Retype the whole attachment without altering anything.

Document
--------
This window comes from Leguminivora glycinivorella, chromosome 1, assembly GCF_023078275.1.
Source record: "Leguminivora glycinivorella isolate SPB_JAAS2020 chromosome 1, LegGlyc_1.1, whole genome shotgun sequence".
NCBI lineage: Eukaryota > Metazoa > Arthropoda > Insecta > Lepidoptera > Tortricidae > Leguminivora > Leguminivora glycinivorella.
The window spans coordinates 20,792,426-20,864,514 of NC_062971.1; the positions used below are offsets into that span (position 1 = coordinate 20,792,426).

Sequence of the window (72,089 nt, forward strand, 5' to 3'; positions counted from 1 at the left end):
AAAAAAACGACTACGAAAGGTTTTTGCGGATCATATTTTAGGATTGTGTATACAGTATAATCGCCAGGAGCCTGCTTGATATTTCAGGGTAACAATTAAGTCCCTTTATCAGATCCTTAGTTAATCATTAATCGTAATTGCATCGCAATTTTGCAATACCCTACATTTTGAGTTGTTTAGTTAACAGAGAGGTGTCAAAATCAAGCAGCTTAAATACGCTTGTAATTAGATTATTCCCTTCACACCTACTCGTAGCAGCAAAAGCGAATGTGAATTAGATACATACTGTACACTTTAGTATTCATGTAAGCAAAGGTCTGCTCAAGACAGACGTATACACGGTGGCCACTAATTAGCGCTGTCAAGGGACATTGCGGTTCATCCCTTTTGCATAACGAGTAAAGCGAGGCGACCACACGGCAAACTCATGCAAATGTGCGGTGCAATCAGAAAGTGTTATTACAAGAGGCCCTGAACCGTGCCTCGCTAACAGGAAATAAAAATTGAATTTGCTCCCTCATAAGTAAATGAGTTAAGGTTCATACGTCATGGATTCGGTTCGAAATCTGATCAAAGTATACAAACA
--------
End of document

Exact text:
This window comes from Leguminivora glycinivorella, chromosome 1, assembly GCF_023078275.1.
Source record: "Leguminivora glycinivorella isolate SPB_JAAS2020 chromosome 1, LegGlyc_1.1, whole genome shotgun sequence".
NCBI lineage: Eukaryota > Metazoa > Arthropoda > Insecta > Lepidoptera > Tortricidae > Leguminivora > Leguminivora glycinivorella.
The window spans coordinates 20,792,426-20,864,514 of NC_062971.1; the positions used below are offsets into that span (position 1 = coordinate 20,792,426).

Sequence of the window (72,089 nt, forward strand, 5' to 3'; positions counted from 1 at the left end):
AAAAAAACGACTACGAAAGGTTTTTGCGGATCATATTTTAGGATTGTGTATACAGTATAATCGCCAGGAGCCTGCTTGATATTTCAGGGTAACAATTAAGTCCCTTTATCAGATCCTTAGTTAATCATTAATCGTAATTGCATCGCAATTTTGCAATACCCTACATTTTGAGTTGTTTAGTTAACAGAGAGGTGTCAAAATCAAGCAGCTTAAATACGCTTGTAATTAGATTATTCCCTTCACACCTACTCGTAGCAGCAAAAGCGAATGTGAATTAGATACATACTGTACACTTTAGTATTCATGTAAGCAAAGGTCTGCTCAAGACAGACGTATACACGGTGGCCACTAATTAGCGCTGTCAAGGGACATTGCGGTTCATCCCTTTTGCATAACGAGTAAAGCGAGGCGACCACACGGCAAACTCATGCAAATGTGCGGTGCAATCAGAAAGTGTTATTACAAGAGGCCCTGAACCGTGCCTCGCTAACAGGAAATAAAAATTGAATTTGCTCCCTCATAAGTAAATGAGTTAAGGTTCATACGTCATGGATTCGGTTCGAAATCTGATCAAAGTATACAAACA